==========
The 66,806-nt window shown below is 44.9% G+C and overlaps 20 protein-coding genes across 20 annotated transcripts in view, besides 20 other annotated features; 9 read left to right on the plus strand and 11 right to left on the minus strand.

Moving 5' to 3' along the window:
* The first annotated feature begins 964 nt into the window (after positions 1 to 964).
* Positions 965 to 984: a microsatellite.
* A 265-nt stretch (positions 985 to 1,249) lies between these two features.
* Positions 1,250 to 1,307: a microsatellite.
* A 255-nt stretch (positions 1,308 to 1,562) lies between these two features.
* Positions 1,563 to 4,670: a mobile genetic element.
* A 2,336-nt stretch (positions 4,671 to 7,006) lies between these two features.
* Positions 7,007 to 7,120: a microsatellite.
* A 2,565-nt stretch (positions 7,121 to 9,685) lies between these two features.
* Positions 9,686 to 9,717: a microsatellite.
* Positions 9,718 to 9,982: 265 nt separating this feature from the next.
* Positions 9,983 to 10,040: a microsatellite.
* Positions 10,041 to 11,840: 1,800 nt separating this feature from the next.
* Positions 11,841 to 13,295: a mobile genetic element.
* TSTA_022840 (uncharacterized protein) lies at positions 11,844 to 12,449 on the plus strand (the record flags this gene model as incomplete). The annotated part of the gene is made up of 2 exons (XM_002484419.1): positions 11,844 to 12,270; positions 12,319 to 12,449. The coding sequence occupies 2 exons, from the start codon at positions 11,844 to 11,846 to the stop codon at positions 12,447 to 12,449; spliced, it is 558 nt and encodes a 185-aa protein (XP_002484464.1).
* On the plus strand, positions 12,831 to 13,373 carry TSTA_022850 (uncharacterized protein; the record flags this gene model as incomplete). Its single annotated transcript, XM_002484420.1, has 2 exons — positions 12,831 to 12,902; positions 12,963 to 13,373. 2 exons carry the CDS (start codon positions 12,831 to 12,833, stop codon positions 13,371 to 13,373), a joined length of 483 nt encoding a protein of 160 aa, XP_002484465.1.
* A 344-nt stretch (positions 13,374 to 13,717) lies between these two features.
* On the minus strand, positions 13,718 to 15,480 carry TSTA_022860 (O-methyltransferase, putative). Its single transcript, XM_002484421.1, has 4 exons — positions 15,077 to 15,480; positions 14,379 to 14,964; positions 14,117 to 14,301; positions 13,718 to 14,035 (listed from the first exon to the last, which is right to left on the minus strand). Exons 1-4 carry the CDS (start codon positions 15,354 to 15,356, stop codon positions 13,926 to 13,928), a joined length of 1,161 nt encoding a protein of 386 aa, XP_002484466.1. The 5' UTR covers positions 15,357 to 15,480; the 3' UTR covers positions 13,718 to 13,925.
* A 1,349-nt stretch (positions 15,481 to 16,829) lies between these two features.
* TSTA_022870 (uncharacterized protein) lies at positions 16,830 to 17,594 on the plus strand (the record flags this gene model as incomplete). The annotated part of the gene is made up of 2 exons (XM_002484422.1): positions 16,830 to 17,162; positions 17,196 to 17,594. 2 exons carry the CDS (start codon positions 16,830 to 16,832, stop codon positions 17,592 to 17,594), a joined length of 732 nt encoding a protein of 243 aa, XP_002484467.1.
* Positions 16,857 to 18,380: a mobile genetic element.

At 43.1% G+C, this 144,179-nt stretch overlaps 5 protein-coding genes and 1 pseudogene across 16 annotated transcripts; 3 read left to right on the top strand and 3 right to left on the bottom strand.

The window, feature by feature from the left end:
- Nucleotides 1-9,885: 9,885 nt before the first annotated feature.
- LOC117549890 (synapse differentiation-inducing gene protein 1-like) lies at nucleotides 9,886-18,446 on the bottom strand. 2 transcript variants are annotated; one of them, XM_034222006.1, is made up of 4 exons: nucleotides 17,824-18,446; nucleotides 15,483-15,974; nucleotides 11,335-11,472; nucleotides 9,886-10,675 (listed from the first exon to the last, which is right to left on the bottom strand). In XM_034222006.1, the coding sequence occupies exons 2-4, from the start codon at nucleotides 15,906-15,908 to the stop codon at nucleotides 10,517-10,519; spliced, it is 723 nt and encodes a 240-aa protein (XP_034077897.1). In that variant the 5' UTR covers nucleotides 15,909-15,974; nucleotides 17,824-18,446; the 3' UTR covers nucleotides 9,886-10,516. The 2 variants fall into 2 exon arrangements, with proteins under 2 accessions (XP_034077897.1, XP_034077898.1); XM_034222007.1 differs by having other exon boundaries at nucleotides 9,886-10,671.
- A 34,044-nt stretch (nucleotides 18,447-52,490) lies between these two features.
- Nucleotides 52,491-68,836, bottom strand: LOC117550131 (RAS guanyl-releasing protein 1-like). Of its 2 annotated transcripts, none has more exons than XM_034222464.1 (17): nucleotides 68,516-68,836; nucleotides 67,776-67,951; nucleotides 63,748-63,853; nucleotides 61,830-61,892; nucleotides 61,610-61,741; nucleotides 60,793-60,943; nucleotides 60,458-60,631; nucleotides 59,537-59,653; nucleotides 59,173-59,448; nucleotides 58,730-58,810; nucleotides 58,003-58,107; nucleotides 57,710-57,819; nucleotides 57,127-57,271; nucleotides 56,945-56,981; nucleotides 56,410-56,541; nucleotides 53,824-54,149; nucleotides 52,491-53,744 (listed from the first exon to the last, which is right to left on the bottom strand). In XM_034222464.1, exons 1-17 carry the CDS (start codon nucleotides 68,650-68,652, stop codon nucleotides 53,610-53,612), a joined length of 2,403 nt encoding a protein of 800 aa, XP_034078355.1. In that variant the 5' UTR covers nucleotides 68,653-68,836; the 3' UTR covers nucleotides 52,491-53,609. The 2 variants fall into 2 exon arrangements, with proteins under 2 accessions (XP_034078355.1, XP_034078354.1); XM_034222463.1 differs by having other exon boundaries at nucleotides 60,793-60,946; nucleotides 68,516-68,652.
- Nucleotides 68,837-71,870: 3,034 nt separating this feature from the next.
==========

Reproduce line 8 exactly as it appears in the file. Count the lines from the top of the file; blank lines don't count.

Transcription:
* Positions 1,563 to 4,670: a mobile genetic element.